The “elevator pitch” I often use for my job is that I act as a bridge between youth technology and the school library. I integrate myself into class projects, ensuring smoother tech components, and teach a digital skills class covering topics such as device 101, email etiquette, and responsible research.
During the pandemic and remote learning years, this “bridge” work ranged from directing students to the correct Zoom link to join class, to assisting students in accessing our digital Sora collections when our physical library was not accessible. Fortunately, it seems that with each passing year, we are re-entering a more normal version of school. However, while challenges with technology have changed, they haven’t disappeared, and in many cases, educators find it more important than ever to integrate healthy and responsible technology use into our learning environments.
At the start of this school year, I organized several faculty development sessions to create a culture of responsible technology use. The goal was to begin the year with high expectations for how and when students would use technology, standardize tech expectations across grades and classes, and incorporate a new 5th-8th grade digital citizenship curriculum into our advising program.
While the rest of this post summarizes faculty development specifically created for teachers, the ultimate aim was to better serve our students. Therefore, I believe this work undeniably falls under the umbrella of media mentorship – a term familiar to all librarians working with youth patrons.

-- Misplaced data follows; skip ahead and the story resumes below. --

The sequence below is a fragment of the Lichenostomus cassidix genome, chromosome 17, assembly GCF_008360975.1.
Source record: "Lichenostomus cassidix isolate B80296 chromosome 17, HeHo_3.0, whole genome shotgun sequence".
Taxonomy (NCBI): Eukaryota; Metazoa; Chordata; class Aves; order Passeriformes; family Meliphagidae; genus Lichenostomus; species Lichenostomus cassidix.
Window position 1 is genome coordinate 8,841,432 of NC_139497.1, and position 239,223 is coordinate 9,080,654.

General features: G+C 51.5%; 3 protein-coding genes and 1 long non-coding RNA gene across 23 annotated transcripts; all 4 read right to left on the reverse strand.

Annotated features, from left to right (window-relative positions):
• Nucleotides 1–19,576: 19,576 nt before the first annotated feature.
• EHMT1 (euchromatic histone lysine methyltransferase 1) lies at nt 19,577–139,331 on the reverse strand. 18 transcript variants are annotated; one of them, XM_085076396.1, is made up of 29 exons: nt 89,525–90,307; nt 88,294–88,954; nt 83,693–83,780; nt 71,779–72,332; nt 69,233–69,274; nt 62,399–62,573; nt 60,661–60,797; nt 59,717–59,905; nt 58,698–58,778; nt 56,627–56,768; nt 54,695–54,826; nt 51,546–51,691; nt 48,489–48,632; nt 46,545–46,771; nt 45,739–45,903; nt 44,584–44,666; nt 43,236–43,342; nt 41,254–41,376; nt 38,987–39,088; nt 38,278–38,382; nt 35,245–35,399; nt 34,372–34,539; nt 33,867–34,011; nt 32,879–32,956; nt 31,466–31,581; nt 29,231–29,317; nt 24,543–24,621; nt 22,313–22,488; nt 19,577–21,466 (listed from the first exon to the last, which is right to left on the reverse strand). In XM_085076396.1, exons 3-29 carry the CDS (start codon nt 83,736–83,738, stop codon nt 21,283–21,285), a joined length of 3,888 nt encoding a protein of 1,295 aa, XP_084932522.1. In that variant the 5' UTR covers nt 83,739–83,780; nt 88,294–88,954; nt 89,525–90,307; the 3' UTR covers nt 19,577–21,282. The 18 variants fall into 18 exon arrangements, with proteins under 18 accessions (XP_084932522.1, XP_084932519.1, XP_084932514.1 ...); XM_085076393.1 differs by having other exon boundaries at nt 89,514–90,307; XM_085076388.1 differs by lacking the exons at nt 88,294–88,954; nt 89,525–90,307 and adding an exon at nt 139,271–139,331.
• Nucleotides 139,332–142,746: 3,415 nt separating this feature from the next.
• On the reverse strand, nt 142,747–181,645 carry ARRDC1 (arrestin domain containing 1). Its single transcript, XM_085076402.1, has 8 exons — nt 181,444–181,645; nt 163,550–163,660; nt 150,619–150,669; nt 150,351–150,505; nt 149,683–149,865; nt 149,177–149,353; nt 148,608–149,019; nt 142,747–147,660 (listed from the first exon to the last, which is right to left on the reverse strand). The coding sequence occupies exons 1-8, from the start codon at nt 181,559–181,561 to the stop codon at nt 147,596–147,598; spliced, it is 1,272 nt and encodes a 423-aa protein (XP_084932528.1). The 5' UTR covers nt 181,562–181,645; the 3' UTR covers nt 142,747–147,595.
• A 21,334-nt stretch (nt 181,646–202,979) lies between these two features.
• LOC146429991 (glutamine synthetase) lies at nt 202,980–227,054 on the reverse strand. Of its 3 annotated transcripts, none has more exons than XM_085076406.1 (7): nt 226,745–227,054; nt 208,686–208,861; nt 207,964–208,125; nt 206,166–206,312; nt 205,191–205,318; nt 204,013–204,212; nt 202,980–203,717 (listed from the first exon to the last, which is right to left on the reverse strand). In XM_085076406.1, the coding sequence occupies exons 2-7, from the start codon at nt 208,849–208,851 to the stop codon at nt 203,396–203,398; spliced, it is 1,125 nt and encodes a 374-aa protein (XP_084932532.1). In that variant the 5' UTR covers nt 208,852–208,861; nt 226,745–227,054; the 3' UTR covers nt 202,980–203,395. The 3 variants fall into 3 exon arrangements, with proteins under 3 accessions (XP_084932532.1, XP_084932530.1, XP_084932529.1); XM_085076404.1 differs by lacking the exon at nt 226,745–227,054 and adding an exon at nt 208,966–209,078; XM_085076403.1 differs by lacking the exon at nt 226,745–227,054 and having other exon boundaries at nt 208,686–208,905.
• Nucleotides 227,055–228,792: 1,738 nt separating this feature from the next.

Tools for responsible technology use:
One increasing challenge in the middle school classroom, especially since the transition to remote learning, has been student distraction with technology. To assist teachers in keeping students on task while on tech, I led a session on successfully using screen monitoring tools for the devices in our 1-to-1 program.
This session included information about our enhanced filtering system for approved school websites and a group discussion on the “why:” rather than spying on our students, monitoring their tech use helps them retain focus, creates accountability for academic integrity, and reassures families that we are providing a successful learning environment in all of our classrooms.
Standardized tech norms:
Our middle school has always had a document of technology norms introduced to students upon receiving their school-issued device. After returning from remote learning, teachers realized how important it was that these norms reflect expectations for behavior that was becoming more apparent. This year, we spent one faculty session looking at the newest version of our technology norms document, crowdsourcing new ideas, answering questions, and clarifying language. As a team, we also developed logical consequences for students who might have challenges meeting our expectations with technology. In order to emphasize the weight of this document as part of our whole middle school culture, advisors introduced it to students in an advising block, rather than in my tech-specific class.